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Biosensors

This video shows how photonic nanostructures are made into biosensors.

Having looked at how photonic nanostructures are manufactured, this video shows how they are converted into biosensors.

The biosensors developed at the University of York combine the diffraction and Bragg mirror effects described previously. With an appropriate design, the light can be made to go back and forth within the structure many times. This back-and-forth oscillation is described as a resonance and, because the light goes back and forth along the surface in this case, we call it a ‘surface resonance’. When we shine white light onto the grating, only the resonant wavelength is reflected: the particular wavelength which equals the grating period (λ=g).

By attaching specific antibodies to the surface of the photonic nanostructure, we can make it sensitive to different biomarkers. For example, we might want it to detect biomarkers for infection. When the biomarker we want to detect binds to the antibody on the photonic nanostructure, the peak of the resonance shifts. By measuring this shift, we can detect not only the presence of the biomarker we are interested in, but also its concentration.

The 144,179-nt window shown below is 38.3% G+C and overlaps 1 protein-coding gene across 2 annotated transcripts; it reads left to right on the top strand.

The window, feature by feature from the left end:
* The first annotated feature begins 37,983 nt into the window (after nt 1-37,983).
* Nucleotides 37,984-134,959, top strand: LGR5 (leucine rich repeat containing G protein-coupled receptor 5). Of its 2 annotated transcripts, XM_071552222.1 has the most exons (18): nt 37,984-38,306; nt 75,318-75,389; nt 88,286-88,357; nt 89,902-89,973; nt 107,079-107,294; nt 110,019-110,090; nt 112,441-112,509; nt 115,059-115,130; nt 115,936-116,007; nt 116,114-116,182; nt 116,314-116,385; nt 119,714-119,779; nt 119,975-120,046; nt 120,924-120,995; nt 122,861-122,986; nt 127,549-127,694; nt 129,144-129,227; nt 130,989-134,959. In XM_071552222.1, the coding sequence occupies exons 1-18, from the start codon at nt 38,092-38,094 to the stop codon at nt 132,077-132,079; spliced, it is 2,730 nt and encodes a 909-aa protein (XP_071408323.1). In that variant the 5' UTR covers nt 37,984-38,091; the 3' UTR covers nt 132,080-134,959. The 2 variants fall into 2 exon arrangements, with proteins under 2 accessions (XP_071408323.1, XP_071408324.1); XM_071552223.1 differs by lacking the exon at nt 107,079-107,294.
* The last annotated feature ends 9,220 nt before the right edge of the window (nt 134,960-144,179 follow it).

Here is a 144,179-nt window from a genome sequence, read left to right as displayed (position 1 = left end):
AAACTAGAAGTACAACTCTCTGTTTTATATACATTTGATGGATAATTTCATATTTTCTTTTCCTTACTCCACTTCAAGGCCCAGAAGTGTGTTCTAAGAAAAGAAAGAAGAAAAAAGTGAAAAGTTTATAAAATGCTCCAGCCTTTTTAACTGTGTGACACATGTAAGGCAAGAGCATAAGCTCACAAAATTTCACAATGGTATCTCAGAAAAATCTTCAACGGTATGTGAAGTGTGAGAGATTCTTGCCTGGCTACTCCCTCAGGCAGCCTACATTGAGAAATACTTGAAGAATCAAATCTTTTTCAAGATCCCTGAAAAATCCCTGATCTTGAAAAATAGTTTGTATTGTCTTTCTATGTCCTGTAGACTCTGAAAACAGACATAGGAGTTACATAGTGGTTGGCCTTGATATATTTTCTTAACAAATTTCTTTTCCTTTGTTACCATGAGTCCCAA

Biosensors use a similar principle to that already being used in biomedical laboratories by researchers studying the interactions between protein biomarkers or developing new drugs. However, the photonic nanostructure sensors allow some major advantages. The sensor can be incorporated into a handheld instrument that can be used in a GP practice or even at home, and it only requires a single drop of blood. One of the main applications will be testing for infections (viral or a bacterial), so that healthcare professionals can administer the most appropriate treatment.

The handheld instrument has already demonstrated that it can reach the required level of performance, but it needs to be tested in clinical trials before becoming commercially available.

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Frontier Physics, Future Technologies

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FutureLearn - Learning For Life

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